I've had a long-standing physical problem that kicked off after my husband died and is still bugging the hell out of me. I've been trying alternative therapies of all descriptions - anything that might help me fix this and feel better. Anyway, I had a flare-up of symptoms recently and called my very wise homeopath. She suggested that I read You Can Heal Your Life by Louise Hay, as she thought I'd find it relevant and useful.

Now, I've bought all sorts of self-help books over the years but have always avoided Louise Hay. She just seemed too big and too popular to be of any use to me. Far too many weeks in the bestseller tables to be relevant to me (how does that work? Discovering that little fact about myself was interesting in itself.) But I respect my homeopath so I went out and bought a copy. Wow - what a great book! The very first exercise brought results for me and I thought I'd share it with you.

She says to get a big bit of paper and at the top of it to write "I should..." and underneath that you make a list of five or six ways to complete that sentence. Wow - when I saw this exercise I thought it was pointless but then I thought - "well, I want to get better, let's give it a go", so I settled myself down with a coffee and tried to think of one or two "shoulds" in my life.

Once I started, I could barely stop. I discovered that my whole life is full of "shoulds". I should lose weight. I should keep the house cleaner. I should get out more. I should be able to stop the dog doing the toilet in the house. I should walk her more often. I should do some voluntary work. I should redecorate. I should cook proper meals...and on and on and on.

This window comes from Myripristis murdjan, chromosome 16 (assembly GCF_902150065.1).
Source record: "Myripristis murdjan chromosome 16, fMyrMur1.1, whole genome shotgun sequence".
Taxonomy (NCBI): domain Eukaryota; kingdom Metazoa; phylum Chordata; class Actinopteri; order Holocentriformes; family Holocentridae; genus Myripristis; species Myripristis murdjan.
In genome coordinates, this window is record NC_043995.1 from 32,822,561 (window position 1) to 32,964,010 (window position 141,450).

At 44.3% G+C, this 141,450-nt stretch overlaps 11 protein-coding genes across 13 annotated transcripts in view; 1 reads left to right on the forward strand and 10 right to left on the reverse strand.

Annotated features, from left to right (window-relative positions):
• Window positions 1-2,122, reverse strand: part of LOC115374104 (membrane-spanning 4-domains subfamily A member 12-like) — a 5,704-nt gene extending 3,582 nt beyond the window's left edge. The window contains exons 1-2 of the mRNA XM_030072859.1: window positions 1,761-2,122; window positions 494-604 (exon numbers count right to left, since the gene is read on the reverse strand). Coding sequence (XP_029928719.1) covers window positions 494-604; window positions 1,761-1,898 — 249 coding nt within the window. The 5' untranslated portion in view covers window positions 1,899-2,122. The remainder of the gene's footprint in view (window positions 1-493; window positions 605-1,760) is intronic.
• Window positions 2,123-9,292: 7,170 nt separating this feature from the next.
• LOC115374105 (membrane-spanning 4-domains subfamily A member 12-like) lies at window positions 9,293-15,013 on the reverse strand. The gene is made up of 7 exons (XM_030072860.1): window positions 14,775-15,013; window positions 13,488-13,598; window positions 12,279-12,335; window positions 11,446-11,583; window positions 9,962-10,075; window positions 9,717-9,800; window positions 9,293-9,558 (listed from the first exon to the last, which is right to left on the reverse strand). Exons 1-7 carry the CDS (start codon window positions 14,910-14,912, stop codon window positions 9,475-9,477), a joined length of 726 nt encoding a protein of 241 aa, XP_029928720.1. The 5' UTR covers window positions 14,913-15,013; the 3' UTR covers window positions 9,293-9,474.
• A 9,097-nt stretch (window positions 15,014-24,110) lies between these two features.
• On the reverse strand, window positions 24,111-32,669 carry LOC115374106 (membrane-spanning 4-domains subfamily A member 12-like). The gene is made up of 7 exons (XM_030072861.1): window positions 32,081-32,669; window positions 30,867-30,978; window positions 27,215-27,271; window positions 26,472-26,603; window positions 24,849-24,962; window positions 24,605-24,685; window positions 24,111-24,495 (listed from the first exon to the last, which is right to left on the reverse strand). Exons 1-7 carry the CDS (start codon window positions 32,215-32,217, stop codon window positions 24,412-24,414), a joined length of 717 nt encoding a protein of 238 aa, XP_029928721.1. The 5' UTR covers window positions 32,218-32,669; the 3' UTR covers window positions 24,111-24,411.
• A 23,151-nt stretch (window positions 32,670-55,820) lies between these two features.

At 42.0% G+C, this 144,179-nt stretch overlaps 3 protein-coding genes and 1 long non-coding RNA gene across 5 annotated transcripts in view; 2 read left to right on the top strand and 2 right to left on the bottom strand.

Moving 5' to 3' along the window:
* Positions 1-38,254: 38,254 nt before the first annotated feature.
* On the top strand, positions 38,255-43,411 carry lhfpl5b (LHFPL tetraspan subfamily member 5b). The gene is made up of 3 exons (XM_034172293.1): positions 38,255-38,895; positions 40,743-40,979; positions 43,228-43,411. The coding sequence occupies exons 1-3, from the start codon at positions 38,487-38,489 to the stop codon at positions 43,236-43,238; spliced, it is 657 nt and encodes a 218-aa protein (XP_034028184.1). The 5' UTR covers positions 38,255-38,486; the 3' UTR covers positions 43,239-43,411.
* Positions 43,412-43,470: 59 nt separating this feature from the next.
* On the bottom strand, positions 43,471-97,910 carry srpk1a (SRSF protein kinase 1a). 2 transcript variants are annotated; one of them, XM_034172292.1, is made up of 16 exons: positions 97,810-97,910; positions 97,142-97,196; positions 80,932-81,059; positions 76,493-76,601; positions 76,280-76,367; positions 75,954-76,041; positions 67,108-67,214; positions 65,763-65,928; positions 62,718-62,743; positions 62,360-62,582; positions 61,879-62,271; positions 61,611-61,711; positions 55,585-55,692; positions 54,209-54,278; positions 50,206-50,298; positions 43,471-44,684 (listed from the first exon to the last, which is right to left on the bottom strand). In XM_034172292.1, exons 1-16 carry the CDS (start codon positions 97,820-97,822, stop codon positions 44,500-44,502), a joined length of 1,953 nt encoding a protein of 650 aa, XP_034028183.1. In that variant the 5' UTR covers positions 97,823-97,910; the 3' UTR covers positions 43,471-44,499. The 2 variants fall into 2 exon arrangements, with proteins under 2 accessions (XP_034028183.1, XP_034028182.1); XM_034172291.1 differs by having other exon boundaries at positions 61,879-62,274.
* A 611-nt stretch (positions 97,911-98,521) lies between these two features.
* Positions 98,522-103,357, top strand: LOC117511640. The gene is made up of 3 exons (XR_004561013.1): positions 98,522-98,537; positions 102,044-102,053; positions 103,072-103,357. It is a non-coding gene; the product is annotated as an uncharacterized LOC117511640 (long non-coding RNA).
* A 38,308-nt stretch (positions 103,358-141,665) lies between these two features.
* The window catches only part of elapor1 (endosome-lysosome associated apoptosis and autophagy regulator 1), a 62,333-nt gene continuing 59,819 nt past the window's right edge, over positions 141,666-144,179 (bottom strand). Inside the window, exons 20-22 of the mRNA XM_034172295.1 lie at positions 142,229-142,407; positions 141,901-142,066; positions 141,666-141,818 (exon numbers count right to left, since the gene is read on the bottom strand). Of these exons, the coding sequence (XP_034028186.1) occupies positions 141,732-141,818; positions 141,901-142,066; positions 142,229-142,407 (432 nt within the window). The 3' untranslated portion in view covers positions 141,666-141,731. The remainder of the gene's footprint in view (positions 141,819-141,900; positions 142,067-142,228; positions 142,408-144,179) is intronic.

I realised that from the moment I woke up every morning, I was beating myself up about pretty much everything in my life. No wonder I wasn't feeling well.

Even taking the exercise just this far has been useful in the week since, but she suggests that you take each "should" statement and turn it into a "If I really wanted to, I could...", not to put further pressure on yourself, but to find out exactly what kind of pressures you are putting yourself under.

There are many more exercises in the book to work on, and I am seeing new things all the time as I do. I hadn't realised, for example, that the overwhelming message I got as a child, both from parents and society at large, (and anyone brought up in the sixties and seventies will know what I'm talking about) was that girls would never be as good as boys and that, as a woman, all I had to look forward to was being gorgeous and the target of constant sexual innuendo or plain and a figure of fun. Plain women were a waste of space and beautiful women were only useful for one thing. As an adult, of course, you try to put these things behind you but, deep down, that message is apparently still singing loud and clear in my ear. So there's lots of work to be done there.